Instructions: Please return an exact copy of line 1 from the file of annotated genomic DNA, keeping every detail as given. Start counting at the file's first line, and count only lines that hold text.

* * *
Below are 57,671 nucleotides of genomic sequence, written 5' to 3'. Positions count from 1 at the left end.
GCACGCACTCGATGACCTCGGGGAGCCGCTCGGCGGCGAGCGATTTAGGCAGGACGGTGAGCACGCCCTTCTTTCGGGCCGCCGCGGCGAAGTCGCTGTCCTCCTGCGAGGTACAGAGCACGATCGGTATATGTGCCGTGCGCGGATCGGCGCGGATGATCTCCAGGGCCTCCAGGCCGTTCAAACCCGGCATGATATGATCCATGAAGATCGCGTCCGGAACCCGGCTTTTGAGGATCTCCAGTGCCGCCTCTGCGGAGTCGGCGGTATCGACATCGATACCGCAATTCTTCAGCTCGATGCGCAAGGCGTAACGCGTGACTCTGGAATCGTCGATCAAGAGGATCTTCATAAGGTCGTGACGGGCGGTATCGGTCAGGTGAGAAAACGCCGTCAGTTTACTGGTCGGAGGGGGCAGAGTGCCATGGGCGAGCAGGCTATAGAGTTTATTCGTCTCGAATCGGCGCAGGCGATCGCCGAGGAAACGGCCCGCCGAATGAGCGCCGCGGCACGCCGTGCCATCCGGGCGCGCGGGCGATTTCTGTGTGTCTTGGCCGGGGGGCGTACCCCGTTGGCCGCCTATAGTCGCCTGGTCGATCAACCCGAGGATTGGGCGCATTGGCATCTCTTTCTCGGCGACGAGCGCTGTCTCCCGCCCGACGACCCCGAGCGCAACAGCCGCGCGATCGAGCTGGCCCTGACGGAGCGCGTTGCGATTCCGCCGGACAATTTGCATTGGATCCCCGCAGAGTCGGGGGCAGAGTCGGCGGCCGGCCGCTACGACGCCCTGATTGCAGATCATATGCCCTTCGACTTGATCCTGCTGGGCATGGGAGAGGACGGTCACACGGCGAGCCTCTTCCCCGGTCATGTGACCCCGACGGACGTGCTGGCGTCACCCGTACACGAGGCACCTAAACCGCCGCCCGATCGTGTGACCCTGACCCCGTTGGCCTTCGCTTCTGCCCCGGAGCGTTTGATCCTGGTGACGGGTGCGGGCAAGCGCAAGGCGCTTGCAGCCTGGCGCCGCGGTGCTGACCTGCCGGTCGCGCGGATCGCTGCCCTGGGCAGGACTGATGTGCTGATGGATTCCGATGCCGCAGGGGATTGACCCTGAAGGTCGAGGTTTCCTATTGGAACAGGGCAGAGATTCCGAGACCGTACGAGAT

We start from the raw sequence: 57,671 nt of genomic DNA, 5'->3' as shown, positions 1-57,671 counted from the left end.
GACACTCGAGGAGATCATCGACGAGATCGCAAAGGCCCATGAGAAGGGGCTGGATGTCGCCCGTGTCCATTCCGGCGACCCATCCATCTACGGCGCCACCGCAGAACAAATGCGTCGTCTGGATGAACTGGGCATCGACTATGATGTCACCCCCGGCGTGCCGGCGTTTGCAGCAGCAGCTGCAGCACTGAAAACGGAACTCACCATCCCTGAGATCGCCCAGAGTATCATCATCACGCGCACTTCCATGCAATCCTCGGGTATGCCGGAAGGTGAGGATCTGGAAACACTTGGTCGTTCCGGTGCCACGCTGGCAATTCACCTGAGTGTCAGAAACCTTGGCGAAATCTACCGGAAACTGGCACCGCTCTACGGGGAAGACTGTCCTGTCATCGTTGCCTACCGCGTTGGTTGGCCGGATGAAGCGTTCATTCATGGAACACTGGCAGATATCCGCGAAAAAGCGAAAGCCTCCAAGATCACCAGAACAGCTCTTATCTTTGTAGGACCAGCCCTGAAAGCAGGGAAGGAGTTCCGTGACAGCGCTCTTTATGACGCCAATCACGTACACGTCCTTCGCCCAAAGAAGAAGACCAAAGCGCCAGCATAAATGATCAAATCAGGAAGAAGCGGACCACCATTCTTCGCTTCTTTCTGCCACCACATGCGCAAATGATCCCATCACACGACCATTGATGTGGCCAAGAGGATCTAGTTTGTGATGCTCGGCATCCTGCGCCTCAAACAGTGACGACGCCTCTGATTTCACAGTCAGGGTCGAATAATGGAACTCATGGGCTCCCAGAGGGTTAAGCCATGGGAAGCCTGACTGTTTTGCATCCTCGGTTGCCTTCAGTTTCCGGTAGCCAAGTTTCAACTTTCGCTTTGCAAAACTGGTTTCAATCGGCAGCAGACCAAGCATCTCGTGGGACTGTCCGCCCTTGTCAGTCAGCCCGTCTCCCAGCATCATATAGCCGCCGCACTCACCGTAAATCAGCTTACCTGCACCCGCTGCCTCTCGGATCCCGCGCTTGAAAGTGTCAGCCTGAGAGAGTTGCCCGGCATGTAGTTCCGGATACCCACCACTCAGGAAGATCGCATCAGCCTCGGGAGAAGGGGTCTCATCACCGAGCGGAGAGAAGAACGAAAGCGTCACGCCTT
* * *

Below are 57,671 nucleotides of genomic sequence, written 5' to 3'. Positions count from 1 at the left end.